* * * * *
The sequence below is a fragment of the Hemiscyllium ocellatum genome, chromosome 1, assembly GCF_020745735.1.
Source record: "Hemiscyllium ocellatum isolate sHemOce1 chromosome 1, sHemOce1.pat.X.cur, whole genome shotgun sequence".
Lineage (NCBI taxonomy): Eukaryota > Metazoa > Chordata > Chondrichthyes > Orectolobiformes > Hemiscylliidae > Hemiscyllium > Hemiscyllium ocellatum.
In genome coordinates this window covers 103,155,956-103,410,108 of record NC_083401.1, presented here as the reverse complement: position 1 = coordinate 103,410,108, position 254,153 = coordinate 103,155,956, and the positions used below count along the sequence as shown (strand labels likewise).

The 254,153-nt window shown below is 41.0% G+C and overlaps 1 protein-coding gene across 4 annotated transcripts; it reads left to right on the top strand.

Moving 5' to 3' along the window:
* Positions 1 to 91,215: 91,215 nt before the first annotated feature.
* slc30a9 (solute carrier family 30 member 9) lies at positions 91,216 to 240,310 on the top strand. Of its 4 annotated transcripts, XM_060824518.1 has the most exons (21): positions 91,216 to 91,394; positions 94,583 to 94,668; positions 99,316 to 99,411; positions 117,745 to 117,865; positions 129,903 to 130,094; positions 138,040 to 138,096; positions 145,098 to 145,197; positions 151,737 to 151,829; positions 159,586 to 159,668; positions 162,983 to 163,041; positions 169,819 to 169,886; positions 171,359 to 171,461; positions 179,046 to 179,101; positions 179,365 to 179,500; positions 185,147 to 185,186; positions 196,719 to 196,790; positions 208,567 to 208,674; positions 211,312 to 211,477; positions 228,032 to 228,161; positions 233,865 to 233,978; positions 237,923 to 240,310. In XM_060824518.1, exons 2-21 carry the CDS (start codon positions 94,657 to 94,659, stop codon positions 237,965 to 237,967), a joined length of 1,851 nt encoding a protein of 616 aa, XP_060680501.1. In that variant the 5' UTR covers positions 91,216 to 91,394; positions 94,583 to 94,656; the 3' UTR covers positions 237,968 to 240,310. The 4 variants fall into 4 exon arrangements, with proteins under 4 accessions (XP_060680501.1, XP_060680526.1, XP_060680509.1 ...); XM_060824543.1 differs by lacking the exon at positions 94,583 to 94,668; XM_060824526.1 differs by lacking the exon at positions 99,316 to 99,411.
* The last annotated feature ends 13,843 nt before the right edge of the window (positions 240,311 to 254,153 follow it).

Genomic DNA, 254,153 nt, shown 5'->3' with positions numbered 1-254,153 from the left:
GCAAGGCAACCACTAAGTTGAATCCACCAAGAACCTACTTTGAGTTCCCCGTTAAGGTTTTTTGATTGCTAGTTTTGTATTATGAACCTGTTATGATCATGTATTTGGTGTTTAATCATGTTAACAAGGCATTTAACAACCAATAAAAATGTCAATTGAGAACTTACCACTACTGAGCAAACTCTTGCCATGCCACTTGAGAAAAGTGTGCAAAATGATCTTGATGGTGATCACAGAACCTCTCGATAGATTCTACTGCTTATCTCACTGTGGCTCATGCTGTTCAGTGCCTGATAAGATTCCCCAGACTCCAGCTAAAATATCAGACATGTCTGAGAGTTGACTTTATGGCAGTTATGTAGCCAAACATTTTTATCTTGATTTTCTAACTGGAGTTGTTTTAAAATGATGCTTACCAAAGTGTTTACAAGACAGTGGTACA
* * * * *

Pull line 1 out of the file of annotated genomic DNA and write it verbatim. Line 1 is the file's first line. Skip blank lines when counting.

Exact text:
The sequence below is a fragment of the Hemiscyllium ocellatum genome, chromosome 1, assembly GCF_020745735.1.